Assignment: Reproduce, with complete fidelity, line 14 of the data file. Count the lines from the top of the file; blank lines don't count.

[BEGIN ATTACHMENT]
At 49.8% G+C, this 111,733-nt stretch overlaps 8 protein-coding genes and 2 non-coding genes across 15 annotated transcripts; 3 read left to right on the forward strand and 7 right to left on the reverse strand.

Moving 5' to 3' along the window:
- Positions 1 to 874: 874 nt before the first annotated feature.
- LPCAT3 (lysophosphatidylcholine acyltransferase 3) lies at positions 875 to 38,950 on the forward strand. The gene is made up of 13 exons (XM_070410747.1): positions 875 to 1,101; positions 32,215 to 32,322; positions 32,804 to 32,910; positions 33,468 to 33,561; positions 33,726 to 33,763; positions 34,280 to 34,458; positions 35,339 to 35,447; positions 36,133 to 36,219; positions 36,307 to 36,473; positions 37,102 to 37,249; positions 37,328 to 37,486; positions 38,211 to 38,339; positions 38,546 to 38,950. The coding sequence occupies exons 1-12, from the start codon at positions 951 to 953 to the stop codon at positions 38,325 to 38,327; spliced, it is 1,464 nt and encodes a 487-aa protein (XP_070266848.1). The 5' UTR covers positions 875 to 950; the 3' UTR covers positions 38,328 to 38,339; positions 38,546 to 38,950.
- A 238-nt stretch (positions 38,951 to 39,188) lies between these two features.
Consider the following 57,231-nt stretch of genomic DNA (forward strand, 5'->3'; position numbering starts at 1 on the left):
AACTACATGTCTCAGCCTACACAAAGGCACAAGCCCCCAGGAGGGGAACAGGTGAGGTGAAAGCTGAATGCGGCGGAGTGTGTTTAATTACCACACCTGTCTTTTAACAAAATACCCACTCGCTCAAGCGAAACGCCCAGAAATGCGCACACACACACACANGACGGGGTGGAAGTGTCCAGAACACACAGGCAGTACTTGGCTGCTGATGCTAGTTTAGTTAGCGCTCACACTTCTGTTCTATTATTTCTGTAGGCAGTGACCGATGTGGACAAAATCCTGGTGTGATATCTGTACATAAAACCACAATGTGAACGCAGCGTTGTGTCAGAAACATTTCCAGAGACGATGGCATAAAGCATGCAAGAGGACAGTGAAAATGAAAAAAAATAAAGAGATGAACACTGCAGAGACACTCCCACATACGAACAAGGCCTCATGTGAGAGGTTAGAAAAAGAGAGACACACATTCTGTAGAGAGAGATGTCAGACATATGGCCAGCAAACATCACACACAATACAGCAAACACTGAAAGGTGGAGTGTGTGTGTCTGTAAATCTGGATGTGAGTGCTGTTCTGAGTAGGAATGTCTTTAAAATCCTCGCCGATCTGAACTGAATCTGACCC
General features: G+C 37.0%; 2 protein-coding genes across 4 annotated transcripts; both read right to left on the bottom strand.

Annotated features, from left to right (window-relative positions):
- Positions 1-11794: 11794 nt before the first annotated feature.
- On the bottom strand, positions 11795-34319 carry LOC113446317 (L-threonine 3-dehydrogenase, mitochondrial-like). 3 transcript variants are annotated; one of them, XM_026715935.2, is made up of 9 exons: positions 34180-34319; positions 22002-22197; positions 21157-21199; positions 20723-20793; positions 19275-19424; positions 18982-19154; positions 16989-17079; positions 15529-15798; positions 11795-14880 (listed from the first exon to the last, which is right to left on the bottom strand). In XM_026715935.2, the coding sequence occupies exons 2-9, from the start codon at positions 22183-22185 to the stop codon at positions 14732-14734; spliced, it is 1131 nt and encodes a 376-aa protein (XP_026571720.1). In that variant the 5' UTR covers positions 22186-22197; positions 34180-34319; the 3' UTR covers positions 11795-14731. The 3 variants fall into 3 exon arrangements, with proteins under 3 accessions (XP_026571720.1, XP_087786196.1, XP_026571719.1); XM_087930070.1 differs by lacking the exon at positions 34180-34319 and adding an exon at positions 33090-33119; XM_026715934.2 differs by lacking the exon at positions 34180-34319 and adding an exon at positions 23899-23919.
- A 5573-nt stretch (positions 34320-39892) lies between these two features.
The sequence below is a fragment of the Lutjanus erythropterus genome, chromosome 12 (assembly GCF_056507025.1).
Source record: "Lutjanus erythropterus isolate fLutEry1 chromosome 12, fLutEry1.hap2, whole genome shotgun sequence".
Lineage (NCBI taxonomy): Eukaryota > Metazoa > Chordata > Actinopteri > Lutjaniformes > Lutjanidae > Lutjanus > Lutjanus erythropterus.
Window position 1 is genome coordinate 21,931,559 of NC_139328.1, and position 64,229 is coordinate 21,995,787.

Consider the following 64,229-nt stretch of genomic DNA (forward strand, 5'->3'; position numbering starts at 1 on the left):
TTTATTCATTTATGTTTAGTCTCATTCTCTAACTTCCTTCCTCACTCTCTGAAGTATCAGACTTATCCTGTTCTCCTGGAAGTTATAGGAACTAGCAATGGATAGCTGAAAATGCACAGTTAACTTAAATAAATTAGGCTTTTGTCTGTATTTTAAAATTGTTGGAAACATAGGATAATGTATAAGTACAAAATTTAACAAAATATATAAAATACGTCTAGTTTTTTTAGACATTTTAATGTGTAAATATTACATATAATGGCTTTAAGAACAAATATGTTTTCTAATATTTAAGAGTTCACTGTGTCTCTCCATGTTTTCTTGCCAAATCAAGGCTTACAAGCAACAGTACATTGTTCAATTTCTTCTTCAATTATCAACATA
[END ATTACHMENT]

Source record: "Lutjanus erythropterus isolate fLutEry1 chromosome 12, fLutEry1.hap2, whole genome shotgun sequence".